Book of Numbers (film)

Book of Numbers is a 1973 American crime film, directed by and starring Raymond St. Jacques. It was produced by AVCO Embassy Pictures, and is the story of two black waiters who team up in El Dorado, Arkansas to run a numbers racket among the poor and working class black community in the 1930s. Meanwhile, they evade and outsmart the KKK, corrupt white police officers, and deflect a hostile take-over from a nearby mafia gang. The movie is based on the 1969 novel of the same name by Robert Deane Pharr, and is the only film directed by actor Raymond St. Jacques. It was filmed in Texas and received critical praise upon release for its stylish depiction of the South in the 1930s.

Book of Numbers
Theatrical release poster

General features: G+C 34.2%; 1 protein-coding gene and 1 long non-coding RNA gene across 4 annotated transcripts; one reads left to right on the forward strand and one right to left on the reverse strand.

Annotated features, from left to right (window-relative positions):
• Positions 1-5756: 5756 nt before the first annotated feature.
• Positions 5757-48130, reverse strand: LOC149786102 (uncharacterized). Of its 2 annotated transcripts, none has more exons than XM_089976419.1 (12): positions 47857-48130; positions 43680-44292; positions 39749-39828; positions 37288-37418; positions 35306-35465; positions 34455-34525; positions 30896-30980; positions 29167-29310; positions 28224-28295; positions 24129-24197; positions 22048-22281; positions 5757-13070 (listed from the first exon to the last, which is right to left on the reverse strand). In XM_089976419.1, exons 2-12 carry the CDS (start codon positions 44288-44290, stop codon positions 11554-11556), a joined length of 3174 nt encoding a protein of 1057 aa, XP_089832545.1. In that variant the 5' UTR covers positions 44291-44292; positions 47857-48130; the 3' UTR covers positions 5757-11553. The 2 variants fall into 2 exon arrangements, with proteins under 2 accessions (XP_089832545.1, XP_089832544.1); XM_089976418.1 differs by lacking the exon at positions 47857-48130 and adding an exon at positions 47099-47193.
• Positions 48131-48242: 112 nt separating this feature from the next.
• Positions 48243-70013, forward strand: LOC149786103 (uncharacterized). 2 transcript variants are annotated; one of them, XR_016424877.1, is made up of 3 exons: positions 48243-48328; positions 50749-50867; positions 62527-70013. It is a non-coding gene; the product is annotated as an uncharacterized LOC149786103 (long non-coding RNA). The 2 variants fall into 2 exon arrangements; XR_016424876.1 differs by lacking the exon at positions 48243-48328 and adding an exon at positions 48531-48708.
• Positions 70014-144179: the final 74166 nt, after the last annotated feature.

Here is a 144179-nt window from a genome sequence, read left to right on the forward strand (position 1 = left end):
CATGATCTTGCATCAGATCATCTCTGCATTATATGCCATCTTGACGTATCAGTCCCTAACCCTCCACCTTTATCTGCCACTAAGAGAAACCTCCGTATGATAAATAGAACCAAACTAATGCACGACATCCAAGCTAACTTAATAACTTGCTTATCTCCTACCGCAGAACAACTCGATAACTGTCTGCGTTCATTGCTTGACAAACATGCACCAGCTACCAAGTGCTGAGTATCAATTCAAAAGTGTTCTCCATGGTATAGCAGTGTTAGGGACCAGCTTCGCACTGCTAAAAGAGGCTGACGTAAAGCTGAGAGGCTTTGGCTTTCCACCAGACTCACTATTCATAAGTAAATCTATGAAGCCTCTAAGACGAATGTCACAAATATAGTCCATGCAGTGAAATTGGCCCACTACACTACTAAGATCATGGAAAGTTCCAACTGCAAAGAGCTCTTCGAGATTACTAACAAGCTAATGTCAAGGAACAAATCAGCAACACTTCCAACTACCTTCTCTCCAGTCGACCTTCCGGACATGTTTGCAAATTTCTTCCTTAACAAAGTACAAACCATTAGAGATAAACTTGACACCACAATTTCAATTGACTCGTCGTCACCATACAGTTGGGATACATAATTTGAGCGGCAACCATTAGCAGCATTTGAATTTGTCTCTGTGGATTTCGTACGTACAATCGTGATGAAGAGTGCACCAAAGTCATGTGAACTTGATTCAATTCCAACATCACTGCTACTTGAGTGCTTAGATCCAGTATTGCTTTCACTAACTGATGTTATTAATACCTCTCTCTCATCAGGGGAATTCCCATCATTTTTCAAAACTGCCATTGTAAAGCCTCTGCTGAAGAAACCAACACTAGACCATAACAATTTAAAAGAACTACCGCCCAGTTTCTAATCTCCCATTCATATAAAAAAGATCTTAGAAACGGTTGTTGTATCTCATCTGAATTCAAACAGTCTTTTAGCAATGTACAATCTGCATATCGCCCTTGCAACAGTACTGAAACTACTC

Directed byRaymond St. Jacques
Produced byRaymond St. Jacques
Written byLarry Spiegel
Based onBook of Numbers by Robert Deane Pharr
StarringRaymond St. Jacques
Philip Michael Thomas
Freda Payne
Hope Clarke
Gilbert Green
Frank De Sal
Music byAl Schackman
CinematographyGayne Rescher
Edited byIrving Rosenblum
Production
company
Brut Productions
Distributed byAVCO Embassy Pictures
Release date
  • April 11, 1973 (1973-04-11)
Running time
81 minutes
CountryUnited States
LanguageEnglish

Plot